Dallas Foundation, Communities Foundation of Texas, Lyda Hill Philanthropies Partner With Catchafire to Support Local Nonprofits

Catchafire puts volunteer talent into the social impact sector to help social good organizations get the professional help they need, when they need it.

Thanks to the North Texas partnership, the volunteer skills matchmaker has brought virtual support to more than 300 nonprofit organizations in North Texas, so far.

As the country continues to recover from the effects of the pandemic, a group of North Texas funders have come together to support local communities most in need—and cultivate a lasting impact.

In January, The Dallas Foundation, Communities Foundation of Texas, and Lyda Hill Philanthropies formed a partnership with Catchafire—an organization that matches skilled volunteers to nonprofits. The goal was to give nonprofits close to home access to the resources necessary to build organizational capacity.

The initiative was based on the idea that funders would collaborate with nonprofits to offer expertise they otherwise wouldn’t have access to. Leadership says the virtual volunteers and resources were a “lifeline to nonprofits struggling to adapt to distance work” when the pandemic hit.

Virtual support for more than 300 North Texas nonprofits

Now it’s been revealed that The Dallas Foundation, Communities Foundation of Texas, Lyda Hill Philanthropies, and Catchafire brought time-sensitive, virtual support to more than 300 nonprofit organizations in North Texas.

“Bridging the North Texas nonprofit community to the resources of Catchafire during the pandemic provided us with an opportunity to not only support but strengthen these organizations,” Matthew Randazzo, president and CEO of The Dallas Foundation, said, “which, over the course of 2020, lost both in-person volunteers and many long-standing fundraising opportunities.”

The Dallas Foundation CEO Matthew Randazzo

New York-based Catchafire’s approach virtually closes the gap between a nonprofit’s needs and its access to time-sensitive services. Randazzo said the partnership better equipped them to offer support for individuals and families in the North Texas community—and reach their full potential.

Volunteer skills matchmaker

Across the state, Catchafire assisted hundreds of nonprofits in accessing what amounts to $1.4 million in critical services and 6,700 volunteer hours.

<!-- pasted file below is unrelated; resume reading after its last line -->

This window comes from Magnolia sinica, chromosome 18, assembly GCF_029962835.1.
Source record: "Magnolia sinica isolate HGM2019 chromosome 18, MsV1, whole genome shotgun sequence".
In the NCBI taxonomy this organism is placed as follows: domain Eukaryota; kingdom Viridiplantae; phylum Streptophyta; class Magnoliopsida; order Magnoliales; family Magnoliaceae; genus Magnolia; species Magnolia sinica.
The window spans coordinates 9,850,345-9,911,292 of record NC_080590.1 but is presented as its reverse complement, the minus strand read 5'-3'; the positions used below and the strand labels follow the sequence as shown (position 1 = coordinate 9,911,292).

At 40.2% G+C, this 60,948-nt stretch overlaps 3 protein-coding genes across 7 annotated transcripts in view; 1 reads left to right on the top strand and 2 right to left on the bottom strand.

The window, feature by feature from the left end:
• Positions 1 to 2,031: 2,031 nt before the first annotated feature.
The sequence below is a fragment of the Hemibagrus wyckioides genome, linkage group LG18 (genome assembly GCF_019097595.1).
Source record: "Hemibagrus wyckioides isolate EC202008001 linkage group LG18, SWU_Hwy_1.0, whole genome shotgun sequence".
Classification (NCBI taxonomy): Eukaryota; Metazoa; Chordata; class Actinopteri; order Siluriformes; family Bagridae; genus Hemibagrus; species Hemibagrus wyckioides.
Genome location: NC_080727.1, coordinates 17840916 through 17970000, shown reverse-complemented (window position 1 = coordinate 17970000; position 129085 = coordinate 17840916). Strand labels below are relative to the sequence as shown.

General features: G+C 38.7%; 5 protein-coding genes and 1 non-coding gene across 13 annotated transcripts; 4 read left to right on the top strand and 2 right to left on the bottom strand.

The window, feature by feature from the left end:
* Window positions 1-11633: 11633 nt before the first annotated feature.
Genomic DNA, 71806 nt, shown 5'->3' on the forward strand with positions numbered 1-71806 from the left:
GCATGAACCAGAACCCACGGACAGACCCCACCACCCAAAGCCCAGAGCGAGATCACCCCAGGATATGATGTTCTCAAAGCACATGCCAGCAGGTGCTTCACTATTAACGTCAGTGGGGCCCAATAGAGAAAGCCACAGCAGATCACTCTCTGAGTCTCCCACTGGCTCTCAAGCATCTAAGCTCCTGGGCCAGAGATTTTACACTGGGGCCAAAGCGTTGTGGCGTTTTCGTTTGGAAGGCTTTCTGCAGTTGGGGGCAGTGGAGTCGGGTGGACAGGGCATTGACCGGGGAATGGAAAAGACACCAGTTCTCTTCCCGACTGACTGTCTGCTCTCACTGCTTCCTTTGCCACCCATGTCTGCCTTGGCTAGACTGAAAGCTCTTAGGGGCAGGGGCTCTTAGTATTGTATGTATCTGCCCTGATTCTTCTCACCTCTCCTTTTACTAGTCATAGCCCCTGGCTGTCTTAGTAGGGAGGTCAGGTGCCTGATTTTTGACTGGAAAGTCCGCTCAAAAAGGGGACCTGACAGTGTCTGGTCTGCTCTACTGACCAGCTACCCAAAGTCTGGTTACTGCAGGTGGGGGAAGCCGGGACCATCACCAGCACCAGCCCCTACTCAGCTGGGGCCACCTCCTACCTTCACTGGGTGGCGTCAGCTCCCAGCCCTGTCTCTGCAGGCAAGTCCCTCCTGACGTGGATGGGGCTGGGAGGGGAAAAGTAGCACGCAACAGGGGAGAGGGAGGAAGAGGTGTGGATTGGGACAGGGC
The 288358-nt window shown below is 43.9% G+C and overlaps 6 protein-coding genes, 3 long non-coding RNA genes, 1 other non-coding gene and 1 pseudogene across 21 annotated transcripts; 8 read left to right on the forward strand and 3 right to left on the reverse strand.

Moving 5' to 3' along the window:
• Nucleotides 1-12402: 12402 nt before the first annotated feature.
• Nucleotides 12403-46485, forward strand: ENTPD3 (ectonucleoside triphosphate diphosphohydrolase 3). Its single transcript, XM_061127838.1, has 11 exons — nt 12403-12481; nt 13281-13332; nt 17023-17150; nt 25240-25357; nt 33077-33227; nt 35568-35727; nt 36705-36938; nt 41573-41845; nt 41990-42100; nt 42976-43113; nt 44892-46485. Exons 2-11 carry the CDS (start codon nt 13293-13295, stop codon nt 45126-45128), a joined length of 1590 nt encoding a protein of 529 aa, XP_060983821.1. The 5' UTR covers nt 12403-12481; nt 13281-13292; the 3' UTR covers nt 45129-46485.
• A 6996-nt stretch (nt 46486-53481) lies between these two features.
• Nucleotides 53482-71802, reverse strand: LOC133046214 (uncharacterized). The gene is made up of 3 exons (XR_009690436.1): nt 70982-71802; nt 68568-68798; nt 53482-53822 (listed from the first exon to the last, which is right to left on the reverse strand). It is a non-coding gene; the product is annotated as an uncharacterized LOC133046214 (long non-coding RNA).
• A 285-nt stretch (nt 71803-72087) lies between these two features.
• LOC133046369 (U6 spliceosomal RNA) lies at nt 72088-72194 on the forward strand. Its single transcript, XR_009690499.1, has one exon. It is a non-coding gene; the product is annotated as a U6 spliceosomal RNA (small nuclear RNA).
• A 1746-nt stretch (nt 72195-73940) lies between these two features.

That included everything from a youth organization that had to reimagine sleepaway camp for middle school girls interested in STEM to a nonprofit teaching female veteran-owned businesses how to scale.

AES Literacy Institute, for instance, is a local nonprofit that offers individuals who didn’t finish high school a three- to six-month alternative program to earn their Texas certificate of high school equivalency. With access to Catchafire, AES Literacy Institute was able to engage in 21 projects and calls that gave it significant support in graphic design, website, and finance.

The team completed their first project in March.

AES Literacy Institute Founders ShaKimberly and Germaine Cooper said they feel Catchafire has “catapulted us to the next level.”

“As a small nonprofit, as a fresh nonprofit, this has really helped us establish a strong foundation and let the world know who we are, and we are definitely appreciative.”

About the partners

The Dallas Foundation was established as Texas’ first community foundation in 1929. Today it gathers people, ideas, and investments in the Dallas area to improve lives and drive visible progress. Last year, in partnership with some 400 fundholders, the foundation invested more than $65 million into the community.

Communities Foundation of Texas aims to build thriving communities by collaborating locally and across the state with individuals, families, companies, foundations, and nonprofits. CFT is behind a number of charitable funds and initiatives, awarding more than $2 billion in grants since its founding in 1953. 

Lyda Hill Philanthropies funds transformational advances in science and nature to embody the charitable giving of founder Lyda Hill. The organization includes Hill’s foundation and personal philanthropy, which empower nonprofits and work to improve communities in Texas and Colorado. 

“We’re thrilled to be able to enhance the organizational capacity of North Texas nonprofits through this effort,” Sarah Cotton Nelson, CFT’s chief philanthropy officer, said in a statement. “Participating organizations are making great use of the Catchafire platform and its offerings to help strengthen their work and advance their missions, and that translates into positive strides toward the thriving community for all that we strive for.”

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